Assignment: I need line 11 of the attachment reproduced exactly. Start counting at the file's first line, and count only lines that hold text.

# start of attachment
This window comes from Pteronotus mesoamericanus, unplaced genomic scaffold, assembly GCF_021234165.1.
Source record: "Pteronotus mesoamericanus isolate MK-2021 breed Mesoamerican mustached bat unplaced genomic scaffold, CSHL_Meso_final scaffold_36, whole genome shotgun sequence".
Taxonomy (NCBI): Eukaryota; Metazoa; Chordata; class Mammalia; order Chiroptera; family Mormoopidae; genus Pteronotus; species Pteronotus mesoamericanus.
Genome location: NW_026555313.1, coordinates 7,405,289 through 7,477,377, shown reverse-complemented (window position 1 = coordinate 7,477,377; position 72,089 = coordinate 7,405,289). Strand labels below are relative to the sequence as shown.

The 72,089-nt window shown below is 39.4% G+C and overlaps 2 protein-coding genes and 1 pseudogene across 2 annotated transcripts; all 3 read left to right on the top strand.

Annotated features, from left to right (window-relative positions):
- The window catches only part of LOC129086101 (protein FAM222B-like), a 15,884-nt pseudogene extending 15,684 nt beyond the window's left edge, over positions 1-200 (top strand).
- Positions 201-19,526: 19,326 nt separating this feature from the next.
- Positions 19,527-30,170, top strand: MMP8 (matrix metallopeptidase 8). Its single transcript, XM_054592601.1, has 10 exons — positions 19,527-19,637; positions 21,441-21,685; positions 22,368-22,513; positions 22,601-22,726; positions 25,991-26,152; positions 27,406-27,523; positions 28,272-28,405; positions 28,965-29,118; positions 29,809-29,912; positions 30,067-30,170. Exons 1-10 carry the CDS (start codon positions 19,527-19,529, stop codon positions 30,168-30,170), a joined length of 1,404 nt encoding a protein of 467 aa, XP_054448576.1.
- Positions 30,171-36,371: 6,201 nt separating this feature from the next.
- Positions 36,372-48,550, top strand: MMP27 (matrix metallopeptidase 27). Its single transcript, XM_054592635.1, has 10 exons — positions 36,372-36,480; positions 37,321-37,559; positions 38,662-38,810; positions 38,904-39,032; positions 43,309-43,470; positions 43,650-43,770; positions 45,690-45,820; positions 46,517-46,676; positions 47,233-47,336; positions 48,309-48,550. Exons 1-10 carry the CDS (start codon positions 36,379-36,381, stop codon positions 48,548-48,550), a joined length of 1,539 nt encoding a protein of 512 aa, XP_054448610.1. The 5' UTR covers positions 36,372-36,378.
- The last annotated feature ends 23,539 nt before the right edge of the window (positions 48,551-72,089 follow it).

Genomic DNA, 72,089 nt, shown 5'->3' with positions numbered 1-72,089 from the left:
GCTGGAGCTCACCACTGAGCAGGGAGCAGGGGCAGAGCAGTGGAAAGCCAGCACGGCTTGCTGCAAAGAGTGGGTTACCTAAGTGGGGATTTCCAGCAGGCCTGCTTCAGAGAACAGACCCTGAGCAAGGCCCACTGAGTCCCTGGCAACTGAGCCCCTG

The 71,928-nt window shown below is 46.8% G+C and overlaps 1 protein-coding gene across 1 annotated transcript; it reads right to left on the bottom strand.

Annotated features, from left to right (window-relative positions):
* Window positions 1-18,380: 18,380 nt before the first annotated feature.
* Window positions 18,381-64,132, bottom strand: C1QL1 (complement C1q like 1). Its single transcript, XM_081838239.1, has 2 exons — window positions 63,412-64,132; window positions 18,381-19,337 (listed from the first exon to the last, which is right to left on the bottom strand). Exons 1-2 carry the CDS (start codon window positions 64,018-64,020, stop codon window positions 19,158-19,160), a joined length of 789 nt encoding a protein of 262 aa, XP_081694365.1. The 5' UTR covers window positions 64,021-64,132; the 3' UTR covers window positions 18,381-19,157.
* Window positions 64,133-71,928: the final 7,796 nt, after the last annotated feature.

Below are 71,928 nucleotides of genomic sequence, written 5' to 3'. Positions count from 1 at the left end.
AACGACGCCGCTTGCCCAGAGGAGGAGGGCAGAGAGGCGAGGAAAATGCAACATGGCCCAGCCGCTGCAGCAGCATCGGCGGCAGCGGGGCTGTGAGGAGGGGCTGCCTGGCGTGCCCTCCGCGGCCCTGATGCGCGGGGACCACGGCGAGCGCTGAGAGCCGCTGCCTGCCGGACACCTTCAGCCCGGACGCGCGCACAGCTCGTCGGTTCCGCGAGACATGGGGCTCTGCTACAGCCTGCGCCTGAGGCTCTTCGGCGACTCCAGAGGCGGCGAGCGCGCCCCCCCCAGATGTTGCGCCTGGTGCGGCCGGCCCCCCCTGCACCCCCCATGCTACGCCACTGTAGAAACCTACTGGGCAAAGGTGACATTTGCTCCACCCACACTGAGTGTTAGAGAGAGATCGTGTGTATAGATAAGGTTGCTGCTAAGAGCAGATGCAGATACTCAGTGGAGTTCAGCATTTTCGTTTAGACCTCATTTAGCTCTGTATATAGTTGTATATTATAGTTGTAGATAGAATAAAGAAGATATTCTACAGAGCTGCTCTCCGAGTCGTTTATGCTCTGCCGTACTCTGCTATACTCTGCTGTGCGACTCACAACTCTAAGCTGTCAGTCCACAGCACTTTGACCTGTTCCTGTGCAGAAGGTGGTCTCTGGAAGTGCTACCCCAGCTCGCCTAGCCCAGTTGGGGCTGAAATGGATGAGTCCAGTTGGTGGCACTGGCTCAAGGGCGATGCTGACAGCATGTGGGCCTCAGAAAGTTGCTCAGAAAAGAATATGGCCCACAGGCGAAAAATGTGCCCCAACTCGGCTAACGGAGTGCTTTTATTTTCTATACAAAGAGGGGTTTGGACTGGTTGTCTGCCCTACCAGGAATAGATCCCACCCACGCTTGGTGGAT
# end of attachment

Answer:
- Positions 36,372-48,550, top strand: MMP27 (matrix metallopeptidase 27). Its single transcript, XM_054592635.1, has 10 exons — positions 36,372-36,480; positions 37,321-37,559; positions 38,662-38,810; positions 38,904-39,032; positions 43,309-43,470; positions 43,650-43,770; positions 45,690-45,820; positions 46,517-46,676; positions 47,233-47,336; positions 48,309-48,550. Exons 1-10 carry the CDS (start codon positions 36,379-36,381, stop codon positions 48,548-48,550), a joined length of 1,539 nt encoding a protein of 512 aa, XP_054448610.1. The 5' UTR covers positions 36,372-36,378.